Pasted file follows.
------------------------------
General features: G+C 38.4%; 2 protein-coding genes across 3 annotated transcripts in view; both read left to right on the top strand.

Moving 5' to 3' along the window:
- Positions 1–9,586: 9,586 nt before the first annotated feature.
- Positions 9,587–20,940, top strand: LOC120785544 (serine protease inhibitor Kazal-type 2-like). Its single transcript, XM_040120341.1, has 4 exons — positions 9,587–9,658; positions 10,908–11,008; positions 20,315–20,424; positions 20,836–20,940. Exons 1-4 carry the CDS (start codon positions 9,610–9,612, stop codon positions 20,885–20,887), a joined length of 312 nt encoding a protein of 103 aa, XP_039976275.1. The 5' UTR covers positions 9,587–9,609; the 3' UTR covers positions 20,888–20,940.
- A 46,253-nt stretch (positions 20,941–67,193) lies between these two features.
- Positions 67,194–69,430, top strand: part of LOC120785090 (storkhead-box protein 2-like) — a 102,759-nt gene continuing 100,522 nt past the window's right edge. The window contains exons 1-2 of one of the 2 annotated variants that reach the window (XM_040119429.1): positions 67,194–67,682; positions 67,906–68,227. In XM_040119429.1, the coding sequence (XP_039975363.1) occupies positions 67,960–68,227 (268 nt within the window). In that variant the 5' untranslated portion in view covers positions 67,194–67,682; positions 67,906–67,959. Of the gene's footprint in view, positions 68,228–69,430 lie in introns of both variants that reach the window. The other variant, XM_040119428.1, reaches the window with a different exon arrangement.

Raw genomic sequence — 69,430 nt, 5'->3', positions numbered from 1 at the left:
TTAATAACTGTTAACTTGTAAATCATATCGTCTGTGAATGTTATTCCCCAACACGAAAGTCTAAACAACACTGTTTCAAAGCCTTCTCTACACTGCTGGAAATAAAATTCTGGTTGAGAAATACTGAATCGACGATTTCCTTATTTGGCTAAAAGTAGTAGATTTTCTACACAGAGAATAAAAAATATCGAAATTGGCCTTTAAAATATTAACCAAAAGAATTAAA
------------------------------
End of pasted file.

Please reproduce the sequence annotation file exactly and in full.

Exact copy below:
General features: G+C 38.4%; 2 protein-coding genes across 3 annotated transcripts in view; both read left to right on the top strand.

Moving 5' to 3' along the window:
- Positions 1–9,586: 9,586 nt before the first annotated feature.
- Positions 9,587–20,940, top strand: LOC120785544 (serine protease inhibitor Kazal-type 2-like). Its single transcript, XM_040120341.1, has 4 exons — positions 9,587–9,658; positions 10,908–11,008; positions 20,315–20,424; positions 20,836–20,940. Exons 1-4 carry the CDS (start codon positions 9,610–9,612, stop codon positions 20,885–20,887), a joined length of 312 nt encoding a protein of 103 aa, XP_039976275.1. The 5' UTR covers positions 9,587–9,609; the 3' UTR covers positions 20,888–20,940.
- A 46,253-nt stretch (positions 20,941–67,193) lies between these two features.
- Positions 67,194–69,430, top strand: part of LOC120785090 (storkhead-box protein 2-like) — a 102,759-nt gene continuing 100,522 nt past the window's right edge. The window contains exons 1-2 of one of the 2 annotated variants that reach the window (XM_040119429.1): positions 67,194–67,682; positions 67,906–68,227. In XM_040119429.1, the coding sequence (XP_039975363.1) occupies positions 67,960–68,227 (268 nt within the window). In that variant the 5' untranslated portion in view covers positions 67,194–67,682; positions 67,906–67,959. Of the gene's footprint in view, positions 68,228–69,430 lie in introns of both variants that reach the window. The other variant, XM_040119428.1, reaches the window with a different exon arrangement.

Raw genomic sequence — 69,430 nt, 5'->3', positions numbered from 1 at the left:
TTAATAACTGTTAACTTGTAAATCATATCGTCTGTGAATGTTATTCCCCAACACGAAAGTCTAAACAACACTGTTTCAAAGCCTTCTCTACACTGCTGGAAATAAAATTCTGGTTGAGAAATACTGAATCGACGATTTCCTTATTTGGCTAAAAGTAGTAGATTTTCTACACAGAGAATAAAAAATATCGAAATTGGCCTTTAAAATATTAACCAAAAGAATTAAA